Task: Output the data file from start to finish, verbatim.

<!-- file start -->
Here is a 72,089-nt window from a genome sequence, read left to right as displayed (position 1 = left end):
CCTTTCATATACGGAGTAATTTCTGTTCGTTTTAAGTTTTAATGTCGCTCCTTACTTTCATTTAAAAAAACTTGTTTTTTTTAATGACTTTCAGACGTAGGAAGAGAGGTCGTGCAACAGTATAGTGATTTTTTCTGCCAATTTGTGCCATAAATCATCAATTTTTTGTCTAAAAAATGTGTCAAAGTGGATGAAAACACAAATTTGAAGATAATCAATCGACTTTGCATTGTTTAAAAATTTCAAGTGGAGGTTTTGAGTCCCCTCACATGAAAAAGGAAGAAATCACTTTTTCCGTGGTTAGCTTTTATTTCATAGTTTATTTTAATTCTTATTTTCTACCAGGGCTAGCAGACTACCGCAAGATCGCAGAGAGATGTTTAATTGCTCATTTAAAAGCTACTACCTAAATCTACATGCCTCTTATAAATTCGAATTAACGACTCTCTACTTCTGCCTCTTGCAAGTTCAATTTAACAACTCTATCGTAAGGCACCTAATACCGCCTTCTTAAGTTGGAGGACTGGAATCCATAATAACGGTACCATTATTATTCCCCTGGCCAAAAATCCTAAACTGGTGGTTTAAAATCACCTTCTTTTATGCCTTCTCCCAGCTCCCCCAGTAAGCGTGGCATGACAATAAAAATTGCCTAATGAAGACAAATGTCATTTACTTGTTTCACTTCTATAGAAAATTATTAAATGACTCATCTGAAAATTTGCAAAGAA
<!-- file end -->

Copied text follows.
Here is a 72,089-nt window from a genome sequence, read left to right as displayed (position 1 = left end):
CCTTTCATATACGGAGTAATTTCTGTTCGTTTTAAGTTTTAATGTCGCTCCTTACTTTCATTTAAAAAAACTTGTTTTTTTTAATGACTTTCAGACGTAGGAAGAGAGGTCGTGCAACAGTATAGTGATTTTTTCTGCCAATTTGTGCCATAAATCATCAATTTTTTGTCTAAAAAATGTGTCAAAGTGGATGAAAACACAAATTTGAAGATAATCAATCGACTTTGCATTGTTTAAAAATTTCAAGTGGAGGTTTTGAGTCCCCTCACATGAAAAAGGAAGAAATCACTTTTTCCGTGGTTAGCTTTTATTTCATAGTTTATTTTAATTCTTATTTTCTACCAGGGCTAGCAGACTACCGCAAGATCGCAGAGAGATGTTTAATTGCTCATTTAAAAGCTACTACCTAAATCTACATGCCTCTTATAAATTCGAATTAACGACTCTCTACTTCTGCCTCTTGCAAGTTCAATTTAACAACTCTATCGTAAGGCACCTAATACCGCCTTCTTAAGTTGGAGGACTGGAATCCATAATAACGGTACCATTATTATTCCCCTGGCCAAAAATCCTAAACTGGTGGTTTAAAATCACCTTCTTTTATGCCTTCTCCCAGCTCCCCCAGTAAGCGTGGCATGACAATAAAAATTGCCTAATGAAGACAAATGTCATTTACTTGTTTCACTTCTATAGAAAATTATTAAATGACTCATCTGAAAATTTGCAAAGAA